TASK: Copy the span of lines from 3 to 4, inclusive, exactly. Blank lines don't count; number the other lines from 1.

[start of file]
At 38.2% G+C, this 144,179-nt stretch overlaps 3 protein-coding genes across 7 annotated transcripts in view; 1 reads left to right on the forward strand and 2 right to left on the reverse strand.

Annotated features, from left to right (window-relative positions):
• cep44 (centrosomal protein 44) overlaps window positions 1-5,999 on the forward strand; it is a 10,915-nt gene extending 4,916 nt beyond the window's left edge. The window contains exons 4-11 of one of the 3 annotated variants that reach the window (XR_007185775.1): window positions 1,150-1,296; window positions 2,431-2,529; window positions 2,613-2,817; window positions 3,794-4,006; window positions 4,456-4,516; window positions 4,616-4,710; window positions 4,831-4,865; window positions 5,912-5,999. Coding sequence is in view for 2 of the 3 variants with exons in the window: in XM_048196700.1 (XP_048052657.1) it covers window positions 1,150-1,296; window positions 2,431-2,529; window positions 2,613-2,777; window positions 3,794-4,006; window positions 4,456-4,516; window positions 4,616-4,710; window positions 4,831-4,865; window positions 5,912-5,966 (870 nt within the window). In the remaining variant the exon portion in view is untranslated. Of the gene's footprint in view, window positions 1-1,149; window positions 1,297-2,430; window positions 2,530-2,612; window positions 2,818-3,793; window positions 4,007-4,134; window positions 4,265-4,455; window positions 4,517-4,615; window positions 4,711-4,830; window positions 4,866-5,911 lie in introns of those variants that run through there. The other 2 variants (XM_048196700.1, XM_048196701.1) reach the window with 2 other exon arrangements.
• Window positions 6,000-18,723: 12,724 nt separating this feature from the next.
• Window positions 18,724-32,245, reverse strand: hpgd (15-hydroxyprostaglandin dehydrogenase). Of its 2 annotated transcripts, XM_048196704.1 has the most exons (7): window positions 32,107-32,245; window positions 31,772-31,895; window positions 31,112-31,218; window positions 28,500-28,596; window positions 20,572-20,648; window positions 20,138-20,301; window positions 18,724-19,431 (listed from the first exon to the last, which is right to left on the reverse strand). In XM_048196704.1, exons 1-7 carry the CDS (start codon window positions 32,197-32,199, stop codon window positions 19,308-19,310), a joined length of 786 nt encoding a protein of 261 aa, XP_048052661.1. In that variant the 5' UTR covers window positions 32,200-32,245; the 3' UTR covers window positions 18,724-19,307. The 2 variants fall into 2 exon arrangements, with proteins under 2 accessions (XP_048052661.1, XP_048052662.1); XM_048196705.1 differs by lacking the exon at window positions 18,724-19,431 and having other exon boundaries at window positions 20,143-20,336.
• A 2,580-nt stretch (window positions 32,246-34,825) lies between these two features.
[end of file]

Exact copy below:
• cep44 (centrosomal protein 44) overlaps window positions 1-5,999 on the forward strand; it is a 10,915-nt gene extending 4,916 nt beyond the window's left edge. The window contains exons 4-11 of one of the 3 annotated variants that reach the window (XR_007185775.1): window positions 1,150-1,296; window positions 2,431-2,529; window positions 2,613-2,817; window positions 3,794-4,006; window positions 4,456-4,516; window positions 4,616-4,710; window positions 4,831-4,865; window positions 5,912-5,999. Coding sequence is in view for 2 of the 3 variants with exons in the window: in XM_048196700.1 (XP_048052657.1) it covers window positions 1,150-1,296; window positions 2,431-2,529; window positions 2,613-2,777; window positions 3,794-4,006; window positions 4,456-4,516; window positions 4,616-4,710; window positions 4,831-4,865; window positions 5,912-5,966 (870 nt within the window). In the remaining variant the exon portion in view is untranslated. Of the gene's footprint in view, window positions 1-1,149; window positions 1,297-2,430; window positions 2,530-2,612; window positions 2,818-3,793; window positions 4,007-4,134; window positions 4,265-4,455; window positions 4,517-4,615; window positions 4,711-4,830; window positions 4,866-5,911 lie in introns of those variants that run through there. The other 2 variants (XM_048196700.1, XM_048196701.1) reach the window with 2 other exon arrangements.
• Window positions 6,000-18,723: 12,724 nt separating this feature from the next.